Hope's Boy, a memoir by Andrew Bridge

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Publishers Weekly
A System of Facelessness

by Robert Anasi
Published: 12/3/2007

In Hope's Boy (Reviews, Oct. 29), Andrew Bridge tells of his hard road from foster care to Harvard Law School.

Is the foster-care system as horrible in general as it was for you in particular?
Well, everyone's experience is different. These are all individual lives, and individual tragedies, that we're talking about. But I think overwhelmingly, there is far, far too little good. Within two years of leaving foster care, a third to half of the kids are homeless, and a majority of the girls are pregnant. And their kids often end up in the same system.

Is it mainly a problem with the system?
The government does a fairly good job of paving roads and putting out fires, but when it comes to caring for the lives of individual people, it tends to do poorly. Veterans hospitals, psychiatric care, public nursing homes, you name it. We have a long history in this country of not respecting the integrity and values of families in poverty.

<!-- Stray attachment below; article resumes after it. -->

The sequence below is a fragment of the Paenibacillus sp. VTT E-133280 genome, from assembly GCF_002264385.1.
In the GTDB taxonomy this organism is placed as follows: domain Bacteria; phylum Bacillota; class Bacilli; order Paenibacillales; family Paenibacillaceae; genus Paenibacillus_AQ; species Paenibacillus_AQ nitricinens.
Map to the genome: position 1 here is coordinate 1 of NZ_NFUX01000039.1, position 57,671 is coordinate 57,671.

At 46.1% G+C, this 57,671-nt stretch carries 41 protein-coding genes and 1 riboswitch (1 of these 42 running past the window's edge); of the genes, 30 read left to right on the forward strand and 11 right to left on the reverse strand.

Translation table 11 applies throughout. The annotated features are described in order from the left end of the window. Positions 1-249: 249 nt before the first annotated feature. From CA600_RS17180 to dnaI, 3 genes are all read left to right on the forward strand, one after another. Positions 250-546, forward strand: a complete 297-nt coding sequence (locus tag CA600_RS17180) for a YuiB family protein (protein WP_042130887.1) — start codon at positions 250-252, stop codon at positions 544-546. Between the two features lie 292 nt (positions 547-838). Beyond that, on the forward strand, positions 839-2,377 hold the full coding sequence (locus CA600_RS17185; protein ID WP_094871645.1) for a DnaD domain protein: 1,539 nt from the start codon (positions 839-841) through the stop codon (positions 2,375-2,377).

We hear about children in foster care as victims. But we never get their thoughts or opinions.

We don't look at them as individuals. A child loves his parents more than anything. They are his beginning and his end. There's a genre of abuse books, which focus on what's been done to a child rather than that child's internal life. Children are human beings; they have talents and hopes. So if I've done anything to add to that perspective, it would mean a lot to me.

In the book, when you were seven or so, another kid asks you to go skiing and you lash out at him. Your isolation is a defense. You don't want to trust anyone.
Even a casual gesture like that required too much from me. I didn't know what to say. No adult ever sat down with me and told me: 'Andy, when another seven year-old asks you where you came from, this is what you can say.' Even in college, people would ask, 'What do your parents do?' and I would be speechless.

What was your motivation to write this book?
I'm very comfortable talking about my past, but the thing that I never, ever, discuss is my mom. And this book in many ways is more about her than me. Here was a young beautiful woman who fell apart in front of my eyes, who lost her child, who lost her freedom, was put in a mental facility and never had her story told. If I didn't feel the tremendous love and commitment to her and to that memory of her, I couldn't have written the book.

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